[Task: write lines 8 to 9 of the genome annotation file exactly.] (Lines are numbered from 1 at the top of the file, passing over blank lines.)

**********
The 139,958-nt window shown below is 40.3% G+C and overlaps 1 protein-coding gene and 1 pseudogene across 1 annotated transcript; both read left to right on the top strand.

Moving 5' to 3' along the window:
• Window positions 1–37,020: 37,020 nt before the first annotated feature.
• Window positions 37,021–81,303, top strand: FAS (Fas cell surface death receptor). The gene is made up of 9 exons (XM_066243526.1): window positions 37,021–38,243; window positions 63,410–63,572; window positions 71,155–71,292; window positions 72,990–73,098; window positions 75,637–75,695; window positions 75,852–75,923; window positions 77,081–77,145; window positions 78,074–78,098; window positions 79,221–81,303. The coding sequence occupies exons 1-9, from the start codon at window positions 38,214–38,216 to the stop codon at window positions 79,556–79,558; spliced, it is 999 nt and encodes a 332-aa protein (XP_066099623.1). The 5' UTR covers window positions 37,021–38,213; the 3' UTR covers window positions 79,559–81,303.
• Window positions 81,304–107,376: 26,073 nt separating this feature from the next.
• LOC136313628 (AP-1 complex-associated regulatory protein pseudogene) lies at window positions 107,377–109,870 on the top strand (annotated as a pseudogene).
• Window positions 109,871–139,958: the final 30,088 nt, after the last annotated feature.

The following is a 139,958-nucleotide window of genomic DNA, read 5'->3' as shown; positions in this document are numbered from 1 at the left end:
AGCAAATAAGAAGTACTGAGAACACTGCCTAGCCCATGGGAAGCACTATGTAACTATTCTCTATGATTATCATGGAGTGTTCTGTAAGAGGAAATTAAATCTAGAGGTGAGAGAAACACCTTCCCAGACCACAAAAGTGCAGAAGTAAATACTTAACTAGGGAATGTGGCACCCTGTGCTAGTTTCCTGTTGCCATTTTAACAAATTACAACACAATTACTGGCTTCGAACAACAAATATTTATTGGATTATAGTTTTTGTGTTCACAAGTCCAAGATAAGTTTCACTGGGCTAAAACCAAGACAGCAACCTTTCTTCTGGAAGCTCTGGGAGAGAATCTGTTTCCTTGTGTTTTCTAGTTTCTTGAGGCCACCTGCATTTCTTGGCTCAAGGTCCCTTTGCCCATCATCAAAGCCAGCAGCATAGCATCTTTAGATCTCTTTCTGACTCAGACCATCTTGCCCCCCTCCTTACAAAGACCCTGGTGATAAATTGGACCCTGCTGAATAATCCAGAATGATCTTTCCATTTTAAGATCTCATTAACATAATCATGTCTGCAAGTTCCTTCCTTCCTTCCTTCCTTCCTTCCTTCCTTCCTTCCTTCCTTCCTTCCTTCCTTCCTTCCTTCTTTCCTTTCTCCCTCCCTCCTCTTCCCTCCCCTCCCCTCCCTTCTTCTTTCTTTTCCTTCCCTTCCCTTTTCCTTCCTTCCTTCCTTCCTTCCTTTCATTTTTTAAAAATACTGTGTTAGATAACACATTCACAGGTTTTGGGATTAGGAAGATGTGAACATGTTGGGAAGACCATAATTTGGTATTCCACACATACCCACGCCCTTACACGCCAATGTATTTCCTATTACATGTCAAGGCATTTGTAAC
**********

The following is a 139,958-nucleotide window of genomic DNA, read 5'->3' as shown; positions in this document are numbered from 1 at the left end:
AGCAAATAAGAAGTACTGAGAACACTGCCTAGCCCATGGGAAGCACTATGTAACTATTCTCTATGATTATCATGGAGTGTTCTGTAAGAGGAAATTAAATCTAGAGGTGAGAGAAACACCTTCCCAGACCACAAAAGTGCAGAAGTAAATACTTAACTAGGGAATGTGGCACCCTGTGCTAGTTTCCTGTTGCCATTTTAACAAATTACAACACAATTACTGGCTTCGAACAACAAATATTTATTGGATTATAGTTTTTGTGTTCACAAGTCCAAGATAAGTTTCACTGGGCTAAAACCAAGACAGCAACCTTTCTTCTGGAAGCTCTGGGAGAGAATCTGTTTCCTTGTGTTTTCTAGTTTCTTGAGGCCACCTGCATTTCTTGGCTCAAGGTCCCTTTGCCCATCATCAAAGCCAGCAGCATAGCATCTTTAGATCTCTTTCTGACTCAGACCATCTTGCCCCCCTCCTTACAAAGACCCTGGTGATAAATTGGACCCTGCTGAATAATCCAGAATGATCTTTCCATTTTAAGATCTCATTAACATAATCATGTCTGCAAGTTCCTTCCTTCCTTCCTTCCTTCCTTCCTTCCTTCCTTCCTTCCTTCCTTCCTTCCTTCCTTCCTTCTTTCCTTTCTCCCTCCCTCCTCTTCCCTCCCCTCCCCTCCCTTCTTCTTTCTTTTCCTTCCCTTCCCTTTTCCTTCCTTCCTTCCTTCCTTCCTTTCATTTTTTAAAAATACTGTGTTAGATAACACATTCACAGGTTTTGGGATTAGGAAGATGTGAACATGTTGGGAAGACCATAATTTGGTATTCCACACATACCCACGCCCTTACACGCCAATGTATTTCCTATTACATGTCAAGGCATTTGTAAC